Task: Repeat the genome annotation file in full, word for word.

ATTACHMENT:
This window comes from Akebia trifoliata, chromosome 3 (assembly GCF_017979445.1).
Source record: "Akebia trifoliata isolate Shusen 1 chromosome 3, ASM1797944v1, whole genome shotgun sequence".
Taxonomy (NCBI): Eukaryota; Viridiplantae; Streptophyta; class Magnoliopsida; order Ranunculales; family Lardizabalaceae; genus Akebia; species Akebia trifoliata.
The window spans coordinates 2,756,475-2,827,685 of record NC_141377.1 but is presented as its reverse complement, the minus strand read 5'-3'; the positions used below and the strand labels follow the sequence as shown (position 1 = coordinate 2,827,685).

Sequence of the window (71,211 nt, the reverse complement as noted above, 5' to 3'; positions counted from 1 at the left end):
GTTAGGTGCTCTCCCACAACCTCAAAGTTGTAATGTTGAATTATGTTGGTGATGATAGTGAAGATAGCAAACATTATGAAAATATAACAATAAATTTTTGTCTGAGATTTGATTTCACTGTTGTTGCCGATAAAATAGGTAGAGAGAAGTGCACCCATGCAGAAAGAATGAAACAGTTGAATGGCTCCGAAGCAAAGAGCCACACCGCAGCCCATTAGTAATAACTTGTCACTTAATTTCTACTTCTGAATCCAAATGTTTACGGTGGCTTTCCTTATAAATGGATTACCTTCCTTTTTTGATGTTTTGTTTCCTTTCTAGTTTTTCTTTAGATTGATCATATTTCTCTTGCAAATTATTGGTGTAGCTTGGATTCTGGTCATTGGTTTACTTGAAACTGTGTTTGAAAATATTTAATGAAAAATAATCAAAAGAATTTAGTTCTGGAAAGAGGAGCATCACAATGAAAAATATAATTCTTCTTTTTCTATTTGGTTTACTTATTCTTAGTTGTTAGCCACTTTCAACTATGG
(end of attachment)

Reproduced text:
This window comes from Akebia trifoliata, chromosome 3 (assembly GCF_017979445.1).
Source record: "Akebia trifoliata isolate Shusen 1 chromosome 3, ASM1797944v1, whole genome shotgun sequence".
Taxonomy (NCBI): Eukaryota; Viridiplantae; Streptophyta; class Magnoliopsida; order Ranunculales; family Lardizabalaceae; genus Akebia; species Akebia trifoliata.
The window spans coordinates 2,756,475-2,827,685 of record NC_141377.1 but is presented as its reverse complement, the minus strand read 5'-3'; the positions used below and the strand labels follow the sequence as shown (position 1 = coordinate 2,827,685).

Sequence of the window (71,211 nt, the reverse complement as noted above, 5' to 3'; positions counted from 1 at the left end):
GTTAGGTGCTCTCCCACAACCTCAAAGTTGTAATGTTGAATTATGTTGGTGATGATAGTGAAGATAGCAAACATTATGAAAATATAACAATAAATTTTTGTCTGAGATTTGATTTCACTGTTGTTGCCGATAAAATAGGTAGAGAGAAGTGCACCCATGCAGAAAGAATGAAACAGTTGAATGGCTCCGAAGCAAAGAGCCACACCGCAGCCCATTAGTAATAACTTGTCACTTAATTTCTACTTCTGAATCCAAATGTTTACGGTGGCTTTCCTTATAAATGGATTACCTTCCTTTTTTGATGTTTTGTTTCCTTTCTAGTTTTTCTTTAGATTGATCATATTTCTCTTGCAAATTATTGGTGTAGCTTGGATTCTGGTCATTGGTTTACTTGAAACTGTGTTTGAAAATATTTAATGAAAAATAATCAAAAGAATTTAGTTCTGGAAAGAGGAGCATCACAATGAAAAATATAATTCTTCTTTTTCTATTTGGTTTACTTATTCTTAGTTGTTAGCCACTTTCAACTATGG